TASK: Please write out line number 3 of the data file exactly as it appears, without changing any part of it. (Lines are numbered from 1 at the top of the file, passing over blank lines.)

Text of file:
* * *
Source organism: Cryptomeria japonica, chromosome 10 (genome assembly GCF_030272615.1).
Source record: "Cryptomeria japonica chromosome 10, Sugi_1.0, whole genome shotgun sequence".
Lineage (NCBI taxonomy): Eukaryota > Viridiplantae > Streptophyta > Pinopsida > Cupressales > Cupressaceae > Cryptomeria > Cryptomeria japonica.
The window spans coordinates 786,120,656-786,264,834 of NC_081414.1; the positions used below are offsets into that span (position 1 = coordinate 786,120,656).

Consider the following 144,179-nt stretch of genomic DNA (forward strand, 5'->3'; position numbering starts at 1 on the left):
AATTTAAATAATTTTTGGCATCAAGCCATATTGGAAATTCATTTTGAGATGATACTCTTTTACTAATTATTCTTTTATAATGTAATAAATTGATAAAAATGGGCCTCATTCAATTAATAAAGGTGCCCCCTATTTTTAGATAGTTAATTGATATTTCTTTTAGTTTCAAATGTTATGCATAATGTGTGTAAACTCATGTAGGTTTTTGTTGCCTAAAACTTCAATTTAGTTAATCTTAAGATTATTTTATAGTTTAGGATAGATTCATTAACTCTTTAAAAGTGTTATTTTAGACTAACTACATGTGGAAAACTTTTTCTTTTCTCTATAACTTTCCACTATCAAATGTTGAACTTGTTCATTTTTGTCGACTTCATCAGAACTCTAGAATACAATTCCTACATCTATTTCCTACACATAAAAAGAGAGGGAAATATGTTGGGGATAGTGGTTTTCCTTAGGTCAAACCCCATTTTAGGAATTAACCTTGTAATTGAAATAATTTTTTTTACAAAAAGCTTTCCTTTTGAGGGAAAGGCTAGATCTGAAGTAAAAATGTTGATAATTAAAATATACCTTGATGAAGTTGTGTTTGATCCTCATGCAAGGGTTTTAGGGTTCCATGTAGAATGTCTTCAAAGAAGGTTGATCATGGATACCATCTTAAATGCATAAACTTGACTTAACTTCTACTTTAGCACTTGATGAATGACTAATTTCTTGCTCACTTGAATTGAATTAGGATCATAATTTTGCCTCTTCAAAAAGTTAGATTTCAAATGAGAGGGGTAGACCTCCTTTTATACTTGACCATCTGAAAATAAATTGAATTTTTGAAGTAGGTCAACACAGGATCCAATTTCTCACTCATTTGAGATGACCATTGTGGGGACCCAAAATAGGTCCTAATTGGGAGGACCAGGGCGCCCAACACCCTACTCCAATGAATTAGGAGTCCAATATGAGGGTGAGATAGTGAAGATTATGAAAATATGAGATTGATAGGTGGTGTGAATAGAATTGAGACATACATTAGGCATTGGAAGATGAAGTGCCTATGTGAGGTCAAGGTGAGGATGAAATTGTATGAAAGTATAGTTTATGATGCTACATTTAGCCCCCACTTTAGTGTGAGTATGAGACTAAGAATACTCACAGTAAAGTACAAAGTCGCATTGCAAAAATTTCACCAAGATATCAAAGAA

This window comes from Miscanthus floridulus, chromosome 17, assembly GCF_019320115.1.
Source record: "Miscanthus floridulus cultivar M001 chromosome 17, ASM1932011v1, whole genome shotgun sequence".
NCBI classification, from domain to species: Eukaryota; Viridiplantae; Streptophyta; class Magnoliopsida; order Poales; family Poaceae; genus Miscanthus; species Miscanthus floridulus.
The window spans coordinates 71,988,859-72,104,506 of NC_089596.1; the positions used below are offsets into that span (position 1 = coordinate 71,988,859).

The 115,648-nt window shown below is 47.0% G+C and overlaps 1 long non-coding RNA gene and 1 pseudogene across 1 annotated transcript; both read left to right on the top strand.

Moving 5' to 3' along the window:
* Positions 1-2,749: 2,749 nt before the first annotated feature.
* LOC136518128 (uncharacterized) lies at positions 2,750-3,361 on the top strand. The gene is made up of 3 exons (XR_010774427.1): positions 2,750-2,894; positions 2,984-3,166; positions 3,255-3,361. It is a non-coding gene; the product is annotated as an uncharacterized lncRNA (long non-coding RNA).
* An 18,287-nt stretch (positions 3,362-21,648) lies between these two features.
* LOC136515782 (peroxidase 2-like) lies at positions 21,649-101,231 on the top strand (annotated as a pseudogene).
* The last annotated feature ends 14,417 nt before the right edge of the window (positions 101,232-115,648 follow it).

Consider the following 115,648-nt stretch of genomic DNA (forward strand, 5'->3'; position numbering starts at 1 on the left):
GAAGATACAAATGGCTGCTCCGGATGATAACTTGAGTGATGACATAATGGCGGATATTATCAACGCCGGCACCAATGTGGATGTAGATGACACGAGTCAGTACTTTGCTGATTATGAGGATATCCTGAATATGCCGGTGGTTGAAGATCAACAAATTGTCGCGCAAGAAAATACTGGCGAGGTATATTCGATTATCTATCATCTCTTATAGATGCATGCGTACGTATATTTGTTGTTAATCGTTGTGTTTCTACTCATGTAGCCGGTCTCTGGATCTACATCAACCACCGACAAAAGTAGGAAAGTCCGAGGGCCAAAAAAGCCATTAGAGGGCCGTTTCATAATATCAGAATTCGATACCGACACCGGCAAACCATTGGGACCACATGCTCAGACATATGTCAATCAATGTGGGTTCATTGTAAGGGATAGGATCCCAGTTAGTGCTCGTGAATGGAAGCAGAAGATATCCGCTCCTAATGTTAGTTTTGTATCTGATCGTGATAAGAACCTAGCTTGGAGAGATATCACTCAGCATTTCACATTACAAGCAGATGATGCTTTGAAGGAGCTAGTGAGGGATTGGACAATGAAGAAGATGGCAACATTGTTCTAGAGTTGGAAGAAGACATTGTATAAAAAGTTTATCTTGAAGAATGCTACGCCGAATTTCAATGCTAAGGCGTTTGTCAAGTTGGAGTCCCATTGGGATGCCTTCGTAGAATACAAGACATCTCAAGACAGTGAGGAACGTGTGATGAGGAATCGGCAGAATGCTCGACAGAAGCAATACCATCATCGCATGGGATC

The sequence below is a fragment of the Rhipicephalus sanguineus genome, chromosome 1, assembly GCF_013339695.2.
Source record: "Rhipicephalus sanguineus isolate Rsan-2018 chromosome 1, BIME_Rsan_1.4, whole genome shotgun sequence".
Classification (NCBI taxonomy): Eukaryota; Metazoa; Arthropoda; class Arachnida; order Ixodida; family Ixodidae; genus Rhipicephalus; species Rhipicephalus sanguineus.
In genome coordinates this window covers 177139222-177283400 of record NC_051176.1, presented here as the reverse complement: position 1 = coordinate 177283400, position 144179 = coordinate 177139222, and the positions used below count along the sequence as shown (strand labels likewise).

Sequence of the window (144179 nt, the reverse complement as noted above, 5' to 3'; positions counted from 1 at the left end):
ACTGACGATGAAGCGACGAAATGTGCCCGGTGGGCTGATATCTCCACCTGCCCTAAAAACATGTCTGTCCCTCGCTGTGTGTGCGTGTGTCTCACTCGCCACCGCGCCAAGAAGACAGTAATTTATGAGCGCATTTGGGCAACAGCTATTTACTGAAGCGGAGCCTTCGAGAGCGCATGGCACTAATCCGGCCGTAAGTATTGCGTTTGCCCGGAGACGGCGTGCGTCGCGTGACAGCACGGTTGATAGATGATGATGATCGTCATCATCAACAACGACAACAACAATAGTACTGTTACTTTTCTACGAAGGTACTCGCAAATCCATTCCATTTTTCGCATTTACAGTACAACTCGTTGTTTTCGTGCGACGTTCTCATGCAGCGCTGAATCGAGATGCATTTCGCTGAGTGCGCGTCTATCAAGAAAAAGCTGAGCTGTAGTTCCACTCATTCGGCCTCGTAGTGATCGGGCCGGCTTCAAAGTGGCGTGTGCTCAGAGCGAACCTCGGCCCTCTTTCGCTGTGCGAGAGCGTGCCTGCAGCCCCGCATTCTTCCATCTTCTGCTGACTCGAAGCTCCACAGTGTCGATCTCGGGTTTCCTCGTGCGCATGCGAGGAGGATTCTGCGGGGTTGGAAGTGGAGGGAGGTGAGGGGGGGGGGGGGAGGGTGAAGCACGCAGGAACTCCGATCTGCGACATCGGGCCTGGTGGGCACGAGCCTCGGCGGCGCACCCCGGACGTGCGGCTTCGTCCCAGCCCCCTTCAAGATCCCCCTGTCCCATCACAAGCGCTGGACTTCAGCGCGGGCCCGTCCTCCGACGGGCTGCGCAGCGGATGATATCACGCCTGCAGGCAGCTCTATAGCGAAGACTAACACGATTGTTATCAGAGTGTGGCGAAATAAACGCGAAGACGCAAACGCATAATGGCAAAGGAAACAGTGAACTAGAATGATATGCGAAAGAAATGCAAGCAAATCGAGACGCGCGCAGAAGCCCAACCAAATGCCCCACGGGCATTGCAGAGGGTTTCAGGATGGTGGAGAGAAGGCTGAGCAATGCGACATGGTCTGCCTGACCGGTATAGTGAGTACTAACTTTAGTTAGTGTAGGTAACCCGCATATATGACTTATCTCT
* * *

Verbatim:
Lineage (NCBI taxonomy): Eukaryota > Viridiplantae > Streptophyta > Pinopsida > Cupressales > Cupressaceae > Cryptomeria > Cryptomeria japonica.